Before David went fishing yesterday I got him to drop me at the top of the hill back at the entrance to the bay so I could walk the Goat Hill Track which ran along the ridge and then dropped steeply down to the waterfront. The lookout was out over Whangarae Bay, the same bay that we saw for the first time when we arrived. The tiny islands are what we can see from our van at the end of the harbour.

Once I’ve passed the lookout, the track deteriorates quite significantly. There must be a lot of wild pigs in the area as most of the track along the top has been rooted up. And once passed the fresh diggings I can see that there’s also been a mighty storm up here on the ridgeline. There is windfall everywhere, giant trees toppled over with huge root balls retched out of the ground, other trees have been ripped apart with split trunks and many branches and smaller trunks blocking the route. Thankfully a chainsaw gang has been through cutting up the bigger trunks. I have a little trouble at first locating the direction of the track and then have to climb under, over and through the fallen trees every 10 metres or so. Such is the incredible power of nature.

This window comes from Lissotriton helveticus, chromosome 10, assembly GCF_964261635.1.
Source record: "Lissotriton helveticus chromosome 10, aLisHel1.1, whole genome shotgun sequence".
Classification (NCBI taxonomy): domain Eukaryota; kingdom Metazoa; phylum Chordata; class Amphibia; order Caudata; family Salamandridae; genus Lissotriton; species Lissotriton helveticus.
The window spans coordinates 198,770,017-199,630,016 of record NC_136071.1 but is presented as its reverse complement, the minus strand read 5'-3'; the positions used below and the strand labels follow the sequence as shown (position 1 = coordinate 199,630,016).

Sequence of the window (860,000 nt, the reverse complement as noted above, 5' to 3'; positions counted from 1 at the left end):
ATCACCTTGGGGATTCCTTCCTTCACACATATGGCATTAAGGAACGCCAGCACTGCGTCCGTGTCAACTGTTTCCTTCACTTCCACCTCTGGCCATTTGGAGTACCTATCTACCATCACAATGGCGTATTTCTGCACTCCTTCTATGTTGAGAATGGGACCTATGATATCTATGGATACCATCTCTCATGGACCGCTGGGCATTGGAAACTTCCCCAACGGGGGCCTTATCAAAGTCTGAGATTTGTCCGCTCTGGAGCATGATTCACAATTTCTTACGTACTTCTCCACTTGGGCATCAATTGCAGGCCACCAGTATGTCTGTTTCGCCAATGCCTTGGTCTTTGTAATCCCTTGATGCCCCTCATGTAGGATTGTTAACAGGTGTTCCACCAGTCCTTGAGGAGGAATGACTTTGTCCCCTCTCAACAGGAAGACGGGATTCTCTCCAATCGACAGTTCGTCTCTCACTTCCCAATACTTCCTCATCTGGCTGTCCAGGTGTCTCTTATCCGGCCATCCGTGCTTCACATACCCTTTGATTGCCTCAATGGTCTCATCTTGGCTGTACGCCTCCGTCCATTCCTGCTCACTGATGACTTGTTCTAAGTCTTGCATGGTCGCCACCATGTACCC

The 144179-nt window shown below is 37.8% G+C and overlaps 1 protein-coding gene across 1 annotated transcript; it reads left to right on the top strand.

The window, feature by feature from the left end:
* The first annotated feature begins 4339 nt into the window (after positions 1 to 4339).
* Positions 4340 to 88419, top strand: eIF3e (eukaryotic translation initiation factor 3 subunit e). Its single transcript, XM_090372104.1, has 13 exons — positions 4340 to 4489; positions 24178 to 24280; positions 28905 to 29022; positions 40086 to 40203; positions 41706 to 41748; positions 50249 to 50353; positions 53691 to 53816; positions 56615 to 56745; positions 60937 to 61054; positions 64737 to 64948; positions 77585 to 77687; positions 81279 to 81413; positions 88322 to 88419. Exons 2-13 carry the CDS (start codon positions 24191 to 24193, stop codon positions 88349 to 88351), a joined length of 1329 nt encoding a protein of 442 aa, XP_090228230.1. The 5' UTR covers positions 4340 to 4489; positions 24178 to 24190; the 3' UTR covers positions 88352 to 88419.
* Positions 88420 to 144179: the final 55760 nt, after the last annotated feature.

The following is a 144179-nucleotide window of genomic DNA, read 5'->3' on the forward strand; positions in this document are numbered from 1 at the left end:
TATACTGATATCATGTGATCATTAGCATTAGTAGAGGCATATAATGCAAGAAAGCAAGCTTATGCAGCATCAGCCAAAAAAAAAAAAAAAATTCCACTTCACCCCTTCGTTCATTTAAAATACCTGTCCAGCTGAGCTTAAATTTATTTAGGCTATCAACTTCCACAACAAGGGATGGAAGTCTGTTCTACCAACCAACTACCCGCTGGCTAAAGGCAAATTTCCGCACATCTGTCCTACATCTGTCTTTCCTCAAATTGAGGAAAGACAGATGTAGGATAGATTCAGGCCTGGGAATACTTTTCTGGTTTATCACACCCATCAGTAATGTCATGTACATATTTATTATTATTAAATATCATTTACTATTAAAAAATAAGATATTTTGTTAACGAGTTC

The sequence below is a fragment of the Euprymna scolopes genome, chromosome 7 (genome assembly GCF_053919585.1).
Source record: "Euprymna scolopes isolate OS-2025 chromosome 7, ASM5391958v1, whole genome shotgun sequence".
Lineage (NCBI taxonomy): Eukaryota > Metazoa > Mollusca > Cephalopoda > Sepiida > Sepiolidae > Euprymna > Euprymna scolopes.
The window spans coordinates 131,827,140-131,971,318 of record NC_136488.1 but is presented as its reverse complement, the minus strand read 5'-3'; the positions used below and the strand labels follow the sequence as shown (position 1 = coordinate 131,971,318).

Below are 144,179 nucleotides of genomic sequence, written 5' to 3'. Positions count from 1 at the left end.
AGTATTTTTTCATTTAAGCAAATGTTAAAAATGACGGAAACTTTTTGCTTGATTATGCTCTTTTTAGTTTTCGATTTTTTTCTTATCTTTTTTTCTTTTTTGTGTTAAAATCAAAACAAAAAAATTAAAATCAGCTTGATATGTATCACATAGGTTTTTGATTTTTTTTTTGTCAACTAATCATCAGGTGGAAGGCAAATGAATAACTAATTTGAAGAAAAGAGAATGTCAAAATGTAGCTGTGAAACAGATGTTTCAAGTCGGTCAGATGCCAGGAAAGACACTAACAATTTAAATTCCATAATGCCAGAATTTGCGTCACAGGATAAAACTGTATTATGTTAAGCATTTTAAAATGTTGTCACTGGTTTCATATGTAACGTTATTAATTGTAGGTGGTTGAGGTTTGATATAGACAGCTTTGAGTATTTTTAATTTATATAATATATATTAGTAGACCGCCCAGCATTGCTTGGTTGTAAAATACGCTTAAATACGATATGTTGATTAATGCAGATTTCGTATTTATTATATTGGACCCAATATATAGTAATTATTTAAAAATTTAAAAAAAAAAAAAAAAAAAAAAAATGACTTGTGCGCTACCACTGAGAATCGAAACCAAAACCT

I assume when I see, rather belatedly, the second lot of pink spray paint on the ground, that it must say something like ‘No access, route blocked’. Oh well I got through in the end. For the people that look after the track it would have been a shock & quite heart breaking seeing the damage for the first time and seeing how many mature trees had been toppled.

There was more windfall at regular intervals further down the track which gave me ‘peeks’ of Okiwi Bay. It may look close but it’s actually quite a distance to the bottom of the valley, after adding all the twists and turns, both the drive to the top and the track back down, were each about 4kms long. The peaks surrounding the bay are all around 1000 metres tall although Goat Hill (where the track was) is only about two thirds of that.

I zoomed in on ‘Out There’ parked on the site and what do you know? There was David in conversation again, this time with a passing local!

About half way down the sun disappeared and the rain started. I didn’t have my jacket with me so I tried walking faster, but as carefully as possible, between the overhead shelter of trees. The track was steep and mostly clay with a deep water drain (or mountain bike rut) down the middle which I had to try & keep in the centre so I didn’t slip down the sides of it. But…